Student privacy is a growing issue, as more and more data is being gathered on K-12 students. The intent of thIs data acquisition is generally worthwhile. The primary purpose is to obtain more knowledge about student achievement and learning styles, and to support individualized instruction. The goal is to allow students to learn at their own pace.
There are, however, potential risks, since such data is being held in databases distributed on computers owned by school districts, or by state governments, or increasingly, by private companies and organizations. In some cases this data is being loaded into cloud computing resources owned by third parties.
The California state legislature has proposed the most comprehensive law ever to safeguard student information. The proposed law, titled the “Student Online Personal Information Protection Act”, awaits Governor Jerry Brown’s signature. The bill “requires operators of K-12 online sites, services, and applications to keep student personal information private. Under the bill, online operators can only use student personal information for school purposes; including adaptive and personalized student learning. The bill prohibits operators of K-12 online sites, services, and applications from selling student personal information to third parties, like advertisers.” (This quotation is from SOPIPA Fact Sheet available at:
“It’s a landmark bill in that it’s the first of its kind in the country to put the onus on Internet companies to do the right thing,” said Senator Darrell Steinberg, the California state senator who wrote the bill.
“Legislators in the state passed a law last month prohibiting educational sites, apps and cloud services used by schools from selling or disclosing personal information about students from kindergarten through high school; from using the children’s data to market to them; and from compiling dossiers on them. The law is a response to growing parental concern that sensitive information about children — like data about learning disabilities, disciplinary problems or family trauma — might be disseminated and disclosed, potentially hampering college or career prospects. Although other states have enacted limited restrictions on such data, California’s law is the most wide-ranging.” – NY Times blog of September 15th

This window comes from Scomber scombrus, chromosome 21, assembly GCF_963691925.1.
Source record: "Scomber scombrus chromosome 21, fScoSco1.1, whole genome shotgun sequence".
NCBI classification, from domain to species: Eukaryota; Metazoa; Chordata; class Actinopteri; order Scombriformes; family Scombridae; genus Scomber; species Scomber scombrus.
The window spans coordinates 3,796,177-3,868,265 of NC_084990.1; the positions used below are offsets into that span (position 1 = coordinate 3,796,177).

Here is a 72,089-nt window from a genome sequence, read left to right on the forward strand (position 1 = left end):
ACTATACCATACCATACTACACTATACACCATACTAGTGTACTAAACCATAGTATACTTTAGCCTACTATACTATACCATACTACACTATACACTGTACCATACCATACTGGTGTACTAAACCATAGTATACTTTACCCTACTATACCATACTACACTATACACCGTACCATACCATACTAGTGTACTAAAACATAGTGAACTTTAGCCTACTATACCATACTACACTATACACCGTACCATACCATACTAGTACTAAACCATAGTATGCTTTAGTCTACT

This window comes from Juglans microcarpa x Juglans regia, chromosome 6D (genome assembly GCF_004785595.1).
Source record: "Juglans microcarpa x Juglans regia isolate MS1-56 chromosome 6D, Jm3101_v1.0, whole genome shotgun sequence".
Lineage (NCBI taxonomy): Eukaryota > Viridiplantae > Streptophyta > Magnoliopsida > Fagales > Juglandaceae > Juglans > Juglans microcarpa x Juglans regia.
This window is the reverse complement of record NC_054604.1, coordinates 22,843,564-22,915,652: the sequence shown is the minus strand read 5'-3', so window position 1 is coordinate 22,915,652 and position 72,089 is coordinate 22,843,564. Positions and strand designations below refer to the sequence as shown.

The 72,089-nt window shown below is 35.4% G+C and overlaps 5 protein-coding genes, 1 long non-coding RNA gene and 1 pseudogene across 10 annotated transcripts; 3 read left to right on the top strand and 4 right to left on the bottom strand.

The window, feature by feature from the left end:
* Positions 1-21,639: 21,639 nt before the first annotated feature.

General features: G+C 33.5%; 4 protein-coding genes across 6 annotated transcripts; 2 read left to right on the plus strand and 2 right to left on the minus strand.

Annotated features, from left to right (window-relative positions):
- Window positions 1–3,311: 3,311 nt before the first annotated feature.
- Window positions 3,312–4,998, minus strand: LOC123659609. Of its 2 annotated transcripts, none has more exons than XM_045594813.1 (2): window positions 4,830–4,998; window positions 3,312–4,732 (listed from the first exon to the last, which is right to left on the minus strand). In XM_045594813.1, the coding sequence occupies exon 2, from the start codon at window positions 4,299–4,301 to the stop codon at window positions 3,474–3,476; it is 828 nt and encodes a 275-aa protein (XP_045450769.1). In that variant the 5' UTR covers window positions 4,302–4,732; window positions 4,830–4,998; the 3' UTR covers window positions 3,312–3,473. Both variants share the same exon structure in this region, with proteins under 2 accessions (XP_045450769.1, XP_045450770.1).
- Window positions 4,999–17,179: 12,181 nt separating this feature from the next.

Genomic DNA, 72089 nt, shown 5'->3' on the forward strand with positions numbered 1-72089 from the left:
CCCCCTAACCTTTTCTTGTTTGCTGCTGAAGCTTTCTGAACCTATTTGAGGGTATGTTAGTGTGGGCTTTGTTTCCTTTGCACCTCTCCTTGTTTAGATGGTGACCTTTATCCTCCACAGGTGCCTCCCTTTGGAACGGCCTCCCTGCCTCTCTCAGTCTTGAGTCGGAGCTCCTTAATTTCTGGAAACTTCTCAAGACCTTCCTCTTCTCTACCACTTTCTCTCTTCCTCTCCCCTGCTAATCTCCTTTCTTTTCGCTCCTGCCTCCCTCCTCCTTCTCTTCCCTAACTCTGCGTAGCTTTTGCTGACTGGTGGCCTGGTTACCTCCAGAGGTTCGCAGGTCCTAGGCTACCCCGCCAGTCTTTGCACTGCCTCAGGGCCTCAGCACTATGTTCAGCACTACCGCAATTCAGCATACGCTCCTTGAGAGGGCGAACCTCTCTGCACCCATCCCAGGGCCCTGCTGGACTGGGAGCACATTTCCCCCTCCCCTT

A majority of states in the U.S. have implemented, or are considering, various forms of student privacy legislation to prevent disclosure and commercial use of student data outside of the school context. The federal legislation currently on the books is now four decades old, and not suited to the modern era of mobile devices, social media, cloud computing, and Big Data (massive databases).
OUR COMMITMENT TO CHILDREN’S PRIVACY
Protecting the privacy of young children is especially important. For that reason, Curriki does not knowingly collect or maintain personally identifiable information on the Curriki Site from persons under 13 years-of-age. If Curriki learns that personally-identifiable information of persons less than 13-years-of-age has been collected on Curriki without verifiable parental consent, then Curriki will take the appropriate steps to delete this information. If you are a parent or guardian and discover that your child under the age of 13 has obtained a Curriki Site account, then you may alert Curriki at Webmaster@curriki.org and request that Curriki delete that child’s personal information from its systems.
We’d love to hear your comments. Where do you stand on this student privacy issue? How can we implement Big Data technology in schools so as to gain the benefits of better student learning outcomes, but without compromising personal data?